The Big Five Plus One

Here comes another singer-songwriter-guitarist-plumber

Steve Ellis doesn't seem to mind his day job as much as he resents the difficulties of finding the right musicians to work with. He will moan on at length about the trouble he's had putting together a band and a sound he's happy with, but you have to drag from him any clue about what his day-to-day life is like. To pay the rent on his Atlanta apartment he works as a plumber and tiler. "I'm a regular skilled laborer," he says.

At this point, South Florida must take his word for it. His magnificent debut album, Pleasures of the Past, a plunging assault on the intellect overflowing with lyrical bends and passionate rock instrumentation -- much of the latter wrapped around acoustic guitar -- won't be released until May. Though the 23-year-old's exposure so far is nil, the album alone is enough to convince listeners that the lofty musical aspirations he talks about are no pipe dream.

Ellis cites a handful of icons, the Big Five he calls them, singer-songwriters who simultaneously delight and challenge thoughtful listeners: Bob Dylan, Randy Newman, Tom Waits, Elvis Costello, and Bruce Springsteen. "From a writer's perspective, whatever the hell that means," he says, "those people are on a plane by themselves."

Of those worthy idols, Springsteen is the most influential. "I'm from the middle of England," Ellis explains. "I came up medium, not wealthy or poor. I went to boarding school. Then I came to America in 1988 and went to the University of Pennsylvania, though I wasn't studying much. I came to this country because I'm a Springsteen fan. That's why I came to America."

In Philadelphia, Ellis performed solo acoustic for a time, and then put together a trio modeled after the Jam. "It was fun," he says. "I learned a lot about what works and what doesn't work."

About a year ago, through a mutual acquaintance, he met Harvey Schwartz of Steam Records, the label that will soon issue Pleasures of the Past. Ellis says he didn't even have a formal demo, that the signing was a matter of timing and luck, a fluke. In July Steam sent Ellis to Daniel Lanois's Kingsway Studio in New Orleans to record under the aegis of producer Ed Roynesdal, noted for his work with Joe Jackson.

And now Ellis begins his first tour. "'Tour' is a rather generous description," says the singer. "Records are nice, but I want to get the live thing going. I might have to do the Miami show and the Tampa show acoustic, drive down on my own. I'm still searching for a drummer. There are so many mediocre bands, and I don't want to be part of one of them."

Not that Ellis is a musical snob. He says he intentionally avoided an effort to make a "perfect record," preferring instead something that sounds honest and real. "That triggered-drum shit and no wrong notes," he scoffs. "I tried to steer away from that. But I don't want to sound like an idiot, either. I'm not a great guitar player so it's easy for me to sound like an idiot." On Pleasures he sounds like anything but an idiot.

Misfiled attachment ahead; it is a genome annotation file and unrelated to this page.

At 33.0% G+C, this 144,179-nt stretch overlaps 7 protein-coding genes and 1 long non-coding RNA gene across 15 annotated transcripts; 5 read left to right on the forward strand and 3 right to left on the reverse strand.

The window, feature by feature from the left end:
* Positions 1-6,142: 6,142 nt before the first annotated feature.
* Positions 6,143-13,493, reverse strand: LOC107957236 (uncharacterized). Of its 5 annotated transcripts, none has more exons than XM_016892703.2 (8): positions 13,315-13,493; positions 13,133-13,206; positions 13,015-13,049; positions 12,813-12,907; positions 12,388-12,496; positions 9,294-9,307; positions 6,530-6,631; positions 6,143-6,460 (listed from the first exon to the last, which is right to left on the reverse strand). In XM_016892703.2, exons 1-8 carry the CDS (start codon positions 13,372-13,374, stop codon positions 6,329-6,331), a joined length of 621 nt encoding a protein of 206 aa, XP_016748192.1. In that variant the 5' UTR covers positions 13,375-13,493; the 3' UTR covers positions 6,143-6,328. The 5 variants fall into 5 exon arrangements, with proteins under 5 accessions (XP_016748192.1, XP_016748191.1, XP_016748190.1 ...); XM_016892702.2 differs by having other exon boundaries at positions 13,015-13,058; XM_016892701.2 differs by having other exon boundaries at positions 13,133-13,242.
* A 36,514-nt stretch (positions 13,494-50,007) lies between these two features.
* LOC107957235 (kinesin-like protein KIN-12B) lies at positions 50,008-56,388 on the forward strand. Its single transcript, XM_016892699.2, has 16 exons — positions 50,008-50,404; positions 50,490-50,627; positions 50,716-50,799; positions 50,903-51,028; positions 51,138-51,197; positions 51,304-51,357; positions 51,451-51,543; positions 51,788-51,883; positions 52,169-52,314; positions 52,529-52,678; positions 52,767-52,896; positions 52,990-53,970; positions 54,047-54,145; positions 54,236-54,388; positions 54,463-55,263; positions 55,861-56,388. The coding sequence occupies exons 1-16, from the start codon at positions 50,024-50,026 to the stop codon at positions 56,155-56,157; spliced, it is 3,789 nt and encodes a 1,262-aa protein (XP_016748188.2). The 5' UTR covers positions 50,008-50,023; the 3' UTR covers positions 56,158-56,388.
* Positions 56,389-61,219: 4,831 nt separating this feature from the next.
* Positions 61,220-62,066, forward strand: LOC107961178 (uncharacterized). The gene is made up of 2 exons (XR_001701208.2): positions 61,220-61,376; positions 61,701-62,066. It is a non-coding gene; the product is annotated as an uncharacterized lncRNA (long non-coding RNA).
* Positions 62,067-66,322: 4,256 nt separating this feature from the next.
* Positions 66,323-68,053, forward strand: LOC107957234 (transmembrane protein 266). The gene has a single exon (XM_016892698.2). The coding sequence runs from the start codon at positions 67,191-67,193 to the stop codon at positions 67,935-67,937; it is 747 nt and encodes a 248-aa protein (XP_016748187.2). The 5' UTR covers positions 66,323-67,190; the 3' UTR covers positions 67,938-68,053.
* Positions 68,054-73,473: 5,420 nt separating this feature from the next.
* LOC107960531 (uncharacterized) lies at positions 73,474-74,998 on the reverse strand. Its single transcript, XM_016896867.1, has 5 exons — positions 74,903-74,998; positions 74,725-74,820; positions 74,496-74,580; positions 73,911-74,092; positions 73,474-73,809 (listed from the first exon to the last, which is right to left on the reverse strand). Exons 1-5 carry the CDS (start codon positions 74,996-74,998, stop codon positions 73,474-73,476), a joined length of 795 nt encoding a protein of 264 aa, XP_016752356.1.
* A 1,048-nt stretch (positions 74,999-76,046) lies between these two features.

These aren't story songs, or love songs, and his sound is not some forced amalgamation of the Big Five. His voice retains some Britishness, but he's hardly Elvis Costello. What he does share with Elvis, and the rest of the Big Five, is the ability to craft lyrics that matter, lines such as, "Pretty people listen hard then turn away/Learning tricks they hope one day will pay for all their magazine dreams" or "The hearts of the many crush the hearts of the few/Tell me is it rock and roll when there's a thousand people dancing to your tune.... You say you're playing like the devil/And there's no one there to see."

All of Ellis's lyrics and song constructions are strong enough to do without the keyboard and other fleshing out found on the album, and some of the dazzling guitar work might be displayed at the Miami show courtesy of Natural Causes's Joel Schantz, who went to New Orleans during the sessions to add guitar lines to several songs on the album. The Causes share the bill this Sunday at Rose's, and Schantz is expected to join Ellis for a few tunes live. (Ellis reports that he and Schantz "spent many hours talking about Bruce" during recording.)

One achievement is the album's depth, the way no single song stands out. It's a beginning-to-end listen, leave the remote control on the coffee table. Even so, Ellis sees it as nothing more than a beginning. "I really don't have my shit together yet, a band and a sound I'm happy with," he explains. "There's plenty of room for improvement, which is where I should be."

And he could care less what critics or anyone else has to say about it. "If you send out a tape and every radio station says it sucks, does it? Not if you don't think so. This album, people have trouble, because there's some conformity, but it's really a bunch of songs that point in different directions. It's not massively original."

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